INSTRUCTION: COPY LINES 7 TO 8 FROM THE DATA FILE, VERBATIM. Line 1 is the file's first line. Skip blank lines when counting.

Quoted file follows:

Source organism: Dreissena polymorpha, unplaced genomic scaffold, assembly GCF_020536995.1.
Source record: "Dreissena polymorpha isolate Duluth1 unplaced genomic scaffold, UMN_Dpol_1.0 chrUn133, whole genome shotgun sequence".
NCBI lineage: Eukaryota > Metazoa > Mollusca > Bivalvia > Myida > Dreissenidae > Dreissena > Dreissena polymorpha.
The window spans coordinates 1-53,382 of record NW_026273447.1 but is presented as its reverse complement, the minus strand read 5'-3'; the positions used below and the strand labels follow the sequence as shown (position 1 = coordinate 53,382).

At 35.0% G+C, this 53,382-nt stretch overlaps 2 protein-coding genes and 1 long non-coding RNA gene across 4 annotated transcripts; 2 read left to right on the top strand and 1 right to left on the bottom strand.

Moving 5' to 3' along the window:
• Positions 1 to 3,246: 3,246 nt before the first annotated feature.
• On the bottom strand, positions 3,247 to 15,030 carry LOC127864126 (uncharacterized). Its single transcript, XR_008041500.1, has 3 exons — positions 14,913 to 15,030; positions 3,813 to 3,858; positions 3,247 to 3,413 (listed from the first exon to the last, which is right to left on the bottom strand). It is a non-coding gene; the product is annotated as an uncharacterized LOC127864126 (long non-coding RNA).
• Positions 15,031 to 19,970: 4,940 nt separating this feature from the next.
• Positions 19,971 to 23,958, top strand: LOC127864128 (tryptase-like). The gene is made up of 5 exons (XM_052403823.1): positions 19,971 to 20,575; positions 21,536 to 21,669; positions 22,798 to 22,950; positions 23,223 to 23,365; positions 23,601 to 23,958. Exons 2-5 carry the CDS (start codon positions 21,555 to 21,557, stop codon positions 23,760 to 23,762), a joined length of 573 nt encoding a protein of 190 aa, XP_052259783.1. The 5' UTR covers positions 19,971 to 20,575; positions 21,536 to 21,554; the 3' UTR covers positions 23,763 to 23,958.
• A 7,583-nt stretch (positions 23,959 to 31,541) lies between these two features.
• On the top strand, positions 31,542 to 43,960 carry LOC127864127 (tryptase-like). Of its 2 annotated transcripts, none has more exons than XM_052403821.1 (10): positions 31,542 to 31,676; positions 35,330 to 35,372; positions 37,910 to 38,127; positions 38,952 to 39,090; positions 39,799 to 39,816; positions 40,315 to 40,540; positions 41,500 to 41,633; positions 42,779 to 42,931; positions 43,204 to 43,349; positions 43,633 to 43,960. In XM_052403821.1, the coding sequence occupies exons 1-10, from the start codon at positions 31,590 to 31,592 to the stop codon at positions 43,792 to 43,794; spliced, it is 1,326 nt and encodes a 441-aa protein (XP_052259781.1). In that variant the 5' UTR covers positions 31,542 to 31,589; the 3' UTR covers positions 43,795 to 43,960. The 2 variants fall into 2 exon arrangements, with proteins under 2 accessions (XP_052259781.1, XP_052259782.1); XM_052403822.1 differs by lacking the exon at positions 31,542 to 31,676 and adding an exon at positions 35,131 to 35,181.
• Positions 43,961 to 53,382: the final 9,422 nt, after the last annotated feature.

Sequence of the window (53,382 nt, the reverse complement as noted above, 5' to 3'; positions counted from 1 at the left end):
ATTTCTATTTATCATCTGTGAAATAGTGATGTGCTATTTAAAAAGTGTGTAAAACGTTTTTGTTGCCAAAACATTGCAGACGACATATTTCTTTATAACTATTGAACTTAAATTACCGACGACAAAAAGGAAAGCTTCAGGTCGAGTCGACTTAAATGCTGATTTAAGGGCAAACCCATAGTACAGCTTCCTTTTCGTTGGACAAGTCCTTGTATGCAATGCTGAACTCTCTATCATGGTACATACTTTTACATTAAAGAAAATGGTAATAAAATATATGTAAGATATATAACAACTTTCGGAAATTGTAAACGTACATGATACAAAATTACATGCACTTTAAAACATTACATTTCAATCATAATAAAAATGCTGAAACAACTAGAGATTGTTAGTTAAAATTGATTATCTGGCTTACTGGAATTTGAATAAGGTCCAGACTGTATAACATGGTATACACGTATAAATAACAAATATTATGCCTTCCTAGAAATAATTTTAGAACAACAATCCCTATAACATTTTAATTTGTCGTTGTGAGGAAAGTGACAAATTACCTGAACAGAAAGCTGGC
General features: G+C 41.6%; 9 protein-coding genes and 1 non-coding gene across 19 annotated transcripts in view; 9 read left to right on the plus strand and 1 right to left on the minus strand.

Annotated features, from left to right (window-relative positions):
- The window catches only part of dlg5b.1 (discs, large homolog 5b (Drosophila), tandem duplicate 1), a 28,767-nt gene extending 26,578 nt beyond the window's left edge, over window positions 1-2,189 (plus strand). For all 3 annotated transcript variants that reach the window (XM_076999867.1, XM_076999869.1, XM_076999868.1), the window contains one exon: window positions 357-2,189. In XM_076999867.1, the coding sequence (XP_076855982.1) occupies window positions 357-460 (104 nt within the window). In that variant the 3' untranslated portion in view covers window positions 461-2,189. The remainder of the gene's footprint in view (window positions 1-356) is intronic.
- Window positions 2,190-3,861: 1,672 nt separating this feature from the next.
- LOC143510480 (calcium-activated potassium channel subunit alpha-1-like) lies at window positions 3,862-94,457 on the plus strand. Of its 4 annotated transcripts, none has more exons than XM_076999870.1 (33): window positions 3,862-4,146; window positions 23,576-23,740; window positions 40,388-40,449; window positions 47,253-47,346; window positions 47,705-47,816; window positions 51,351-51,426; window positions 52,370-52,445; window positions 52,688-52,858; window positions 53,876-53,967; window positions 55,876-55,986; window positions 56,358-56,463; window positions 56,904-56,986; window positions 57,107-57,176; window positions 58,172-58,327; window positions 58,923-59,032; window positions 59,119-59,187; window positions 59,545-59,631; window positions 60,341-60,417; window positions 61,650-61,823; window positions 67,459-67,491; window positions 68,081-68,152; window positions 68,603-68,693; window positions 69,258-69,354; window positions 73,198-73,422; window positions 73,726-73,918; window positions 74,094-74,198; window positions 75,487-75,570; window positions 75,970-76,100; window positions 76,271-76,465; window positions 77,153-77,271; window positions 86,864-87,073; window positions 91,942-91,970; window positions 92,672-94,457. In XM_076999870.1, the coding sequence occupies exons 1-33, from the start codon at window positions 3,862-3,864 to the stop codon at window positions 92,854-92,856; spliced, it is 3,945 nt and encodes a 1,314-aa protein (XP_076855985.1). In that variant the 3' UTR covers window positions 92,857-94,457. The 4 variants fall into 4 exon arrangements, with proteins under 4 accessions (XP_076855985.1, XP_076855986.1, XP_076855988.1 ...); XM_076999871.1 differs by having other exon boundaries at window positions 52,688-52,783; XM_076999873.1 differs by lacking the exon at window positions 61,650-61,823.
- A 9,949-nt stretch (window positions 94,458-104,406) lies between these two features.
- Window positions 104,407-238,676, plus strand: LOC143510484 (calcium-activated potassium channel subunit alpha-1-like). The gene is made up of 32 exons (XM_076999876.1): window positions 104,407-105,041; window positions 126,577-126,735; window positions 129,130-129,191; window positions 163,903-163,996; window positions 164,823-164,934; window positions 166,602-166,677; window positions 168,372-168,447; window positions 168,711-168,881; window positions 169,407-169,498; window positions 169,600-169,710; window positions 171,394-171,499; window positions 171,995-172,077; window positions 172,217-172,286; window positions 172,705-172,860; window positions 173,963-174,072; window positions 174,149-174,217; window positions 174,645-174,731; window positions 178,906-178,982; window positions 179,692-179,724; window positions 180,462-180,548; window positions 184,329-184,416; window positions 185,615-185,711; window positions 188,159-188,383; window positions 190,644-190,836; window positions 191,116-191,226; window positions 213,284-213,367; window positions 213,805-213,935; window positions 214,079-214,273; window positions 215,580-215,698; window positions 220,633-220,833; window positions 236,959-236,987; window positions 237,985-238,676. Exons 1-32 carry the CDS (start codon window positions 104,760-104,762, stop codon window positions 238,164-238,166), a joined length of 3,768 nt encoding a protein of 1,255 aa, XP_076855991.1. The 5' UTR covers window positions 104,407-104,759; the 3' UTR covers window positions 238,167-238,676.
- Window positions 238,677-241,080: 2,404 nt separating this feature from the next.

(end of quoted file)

• Positions 1 to 3,246: 3,246 nt before the first annotated feature.
• On the bottom strand, positions 3,247 to 15,030 carry LOC127864126 (uncharacterized). Its single transcript, XR_008041500.1, has 3 exons — positions 14,913 to 15,030; positions 3,813 to 3,858; positions 3,247 to 3,413 (listed from the first exon to the last, which is right to left on the bottom strand). It is a non-coding gene; the product is annotated as an uncharacterized LOC127864126 (long non-coding RNA).